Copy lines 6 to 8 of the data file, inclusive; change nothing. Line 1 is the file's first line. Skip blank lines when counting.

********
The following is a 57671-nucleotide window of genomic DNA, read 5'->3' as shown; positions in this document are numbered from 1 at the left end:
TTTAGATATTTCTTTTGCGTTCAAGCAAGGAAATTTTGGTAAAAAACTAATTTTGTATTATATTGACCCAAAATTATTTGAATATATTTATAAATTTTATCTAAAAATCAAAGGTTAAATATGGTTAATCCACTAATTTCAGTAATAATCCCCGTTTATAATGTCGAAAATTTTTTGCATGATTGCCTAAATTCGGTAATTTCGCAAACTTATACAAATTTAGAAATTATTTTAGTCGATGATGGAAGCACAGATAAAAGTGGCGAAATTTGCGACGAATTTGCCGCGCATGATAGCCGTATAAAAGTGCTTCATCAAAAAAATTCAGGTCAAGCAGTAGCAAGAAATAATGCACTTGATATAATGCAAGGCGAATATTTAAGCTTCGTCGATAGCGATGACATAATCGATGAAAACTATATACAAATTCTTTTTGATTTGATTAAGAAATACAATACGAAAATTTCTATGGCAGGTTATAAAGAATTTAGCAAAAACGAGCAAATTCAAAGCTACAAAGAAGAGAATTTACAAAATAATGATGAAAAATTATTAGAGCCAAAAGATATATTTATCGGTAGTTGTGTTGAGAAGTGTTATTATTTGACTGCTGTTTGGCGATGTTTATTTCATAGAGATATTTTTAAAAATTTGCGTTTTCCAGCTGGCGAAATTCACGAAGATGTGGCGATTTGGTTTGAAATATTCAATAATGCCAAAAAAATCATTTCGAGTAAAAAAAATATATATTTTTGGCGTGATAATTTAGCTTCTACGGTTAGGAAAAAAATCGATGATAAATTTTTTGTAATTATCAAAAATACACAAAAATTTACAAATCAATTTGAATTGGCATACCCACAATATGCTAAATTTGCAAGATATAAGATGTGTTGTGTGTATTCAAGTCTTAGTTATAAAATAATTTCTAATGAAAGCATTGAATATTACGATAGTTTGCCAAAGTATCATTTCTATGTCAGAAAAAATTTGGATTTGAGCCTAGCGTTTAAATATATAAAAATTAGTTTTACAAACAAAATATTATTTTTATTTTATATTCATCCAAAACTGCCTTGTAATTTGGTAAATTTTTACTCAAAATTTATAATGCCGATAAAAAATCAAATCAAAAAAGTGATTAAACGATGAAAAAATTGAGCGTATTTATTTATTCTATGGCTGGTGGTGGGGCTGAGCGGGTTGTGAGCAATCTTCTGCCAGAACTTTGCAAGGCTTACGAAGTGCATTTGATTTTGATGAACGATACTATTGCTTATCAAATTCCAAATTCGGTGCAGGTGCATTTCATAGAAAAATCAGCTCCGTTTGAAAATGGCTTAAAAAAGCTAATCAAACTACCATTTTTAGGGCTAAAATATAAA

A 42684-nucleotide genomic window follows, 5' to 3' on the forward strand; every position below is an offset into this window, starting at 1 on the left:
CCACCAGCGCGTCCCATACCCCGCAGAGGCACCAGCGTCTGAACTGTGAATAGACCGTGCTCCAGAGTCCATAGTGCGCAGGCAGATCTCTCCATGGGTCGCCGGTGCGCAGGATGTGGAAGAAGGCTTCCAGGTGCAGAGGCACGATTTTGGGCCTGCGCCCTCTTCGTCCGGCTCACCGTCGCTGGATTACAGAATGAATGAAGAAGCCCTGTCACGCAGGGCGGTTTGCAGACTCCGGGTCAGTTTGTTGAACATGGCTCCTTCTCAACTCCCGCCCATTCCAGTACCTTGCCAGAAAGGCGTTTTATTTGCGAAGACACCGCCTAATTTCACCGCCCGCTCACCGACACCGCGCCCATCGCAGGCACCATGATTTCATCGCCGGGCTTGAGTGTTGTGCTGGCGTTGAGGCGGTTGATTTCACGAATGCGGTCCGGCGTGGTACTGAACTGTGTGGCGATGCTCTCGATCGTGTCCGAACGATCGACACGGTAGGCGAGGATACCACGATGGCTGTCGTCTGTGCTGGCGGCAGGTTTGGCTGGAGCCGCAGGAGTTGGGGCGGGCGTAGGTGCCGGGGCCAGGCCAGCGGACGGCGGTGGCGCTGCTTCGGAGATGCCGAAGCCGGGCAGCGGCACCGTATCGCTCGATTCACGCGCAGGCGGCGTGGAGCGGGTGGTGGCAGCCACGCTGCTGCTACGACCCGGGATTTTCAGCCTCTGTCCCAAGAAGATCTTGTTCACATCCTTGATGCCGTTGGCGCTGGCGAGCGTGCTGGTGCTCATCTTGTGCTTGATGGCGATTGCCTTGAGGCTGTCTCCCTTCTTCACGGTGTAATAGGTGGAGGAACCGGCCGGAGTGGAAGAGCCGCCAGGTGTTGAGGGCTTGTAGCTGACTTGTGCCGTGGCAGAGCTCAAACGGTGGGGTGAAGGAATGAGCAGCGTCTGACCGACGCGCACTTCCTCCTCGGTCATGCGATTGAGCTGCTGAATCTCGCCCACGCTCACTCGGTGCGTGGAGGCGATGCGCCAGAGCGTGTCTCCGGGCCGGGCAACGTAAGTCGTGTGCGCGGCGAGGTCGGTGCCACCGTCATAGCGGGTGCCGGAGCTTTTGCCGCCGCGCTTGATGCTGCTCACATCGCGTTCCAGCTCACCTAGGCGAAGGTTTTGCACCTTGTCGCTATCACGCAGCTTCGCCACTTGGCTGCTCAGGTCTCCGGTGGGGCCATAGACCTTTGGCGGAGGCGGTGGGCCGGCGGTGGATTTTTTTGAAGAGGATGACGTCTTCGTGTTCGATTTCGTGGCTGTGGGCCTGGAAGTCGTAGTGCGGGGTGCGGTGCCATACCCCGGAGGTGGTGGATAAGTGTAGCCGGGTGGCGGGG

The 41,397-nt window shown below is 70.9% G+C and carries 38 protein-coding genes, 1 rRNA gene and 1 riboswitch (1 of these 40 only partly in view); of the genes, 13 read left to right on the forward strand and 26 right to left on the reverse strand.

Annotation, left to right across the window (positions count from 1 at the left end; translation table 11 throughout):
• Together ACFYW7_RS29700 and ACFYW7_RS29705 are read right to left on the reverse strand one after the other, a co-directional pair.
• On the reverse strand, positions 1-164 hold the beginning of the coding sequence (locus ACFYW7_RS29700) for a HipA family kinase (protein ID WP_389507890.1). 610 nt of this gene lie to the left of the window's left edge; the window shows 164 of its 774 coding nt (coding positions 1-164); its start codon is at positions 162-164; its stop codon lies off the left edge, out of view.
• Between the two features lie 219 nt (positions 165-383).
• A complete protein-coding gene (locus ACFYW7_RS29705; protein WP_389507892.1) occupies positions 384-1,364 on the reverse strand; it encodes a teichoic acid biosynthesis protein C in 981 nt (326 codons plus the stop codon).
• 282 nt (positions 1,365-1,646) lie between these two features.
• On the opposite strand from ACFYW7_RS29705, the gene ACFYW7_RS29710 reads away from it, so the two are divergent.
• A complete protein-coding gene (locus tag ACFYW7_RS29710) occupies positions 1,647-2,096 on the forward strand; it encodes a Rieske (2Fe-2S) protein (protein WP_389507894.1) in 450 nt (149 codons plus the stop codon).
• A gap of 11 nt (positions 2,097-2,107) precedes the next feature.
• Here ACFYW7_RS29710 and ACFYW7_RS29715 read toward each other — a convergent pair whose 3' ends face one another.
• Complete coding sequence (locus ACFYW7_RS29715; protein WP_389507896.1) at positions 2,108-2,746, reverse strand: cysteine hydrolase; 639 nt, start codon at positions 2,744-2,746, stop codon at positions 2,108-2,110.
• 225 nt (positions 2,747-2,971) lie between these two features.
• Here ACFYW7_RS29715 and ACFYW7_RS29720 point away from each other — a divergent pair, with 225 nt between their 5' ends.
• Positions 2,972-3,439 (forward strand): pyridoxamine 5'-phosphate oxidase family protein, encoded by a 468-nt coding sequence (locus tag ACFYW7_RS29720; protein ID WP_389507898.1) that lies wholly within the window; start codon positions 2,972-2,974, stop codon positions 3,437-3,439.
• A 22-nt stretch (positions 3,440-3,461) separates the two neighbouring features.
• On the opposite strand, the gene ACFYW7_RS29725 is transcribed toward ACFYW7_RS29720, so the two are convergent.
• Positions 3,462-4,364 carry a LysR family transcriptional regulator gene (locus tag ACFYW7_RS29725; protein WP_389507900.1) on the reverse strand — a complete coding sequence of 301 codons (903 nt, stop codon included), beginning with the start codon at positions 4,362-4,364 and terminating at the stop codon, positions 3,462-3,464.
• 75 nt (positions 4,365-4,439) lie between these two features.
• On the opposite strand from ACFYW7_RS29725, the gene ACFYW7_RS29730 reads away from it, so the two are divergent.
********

Annotation, left to right across the window (positions count from 1 at the left end; translation table 11 throughout):
• Together ACFYW7_RS29700 and ACFYW7_RS29705 are read right to left on the reverse strand one after the other, a co-directional pair.
• On the reverse strand, positions 1-164 hold the beginning of the coding sequence (locus ACFYW7_RS29700) for a HipA family kinase (protein ID WP_389507890.1). 610 nt of this gene lie to the left of the window's left edge; the window shows 164 of its 774 coding nt (coding positions 1-164); its start codon is at positions 162-164; its stop codon lies off the left edge, out of view.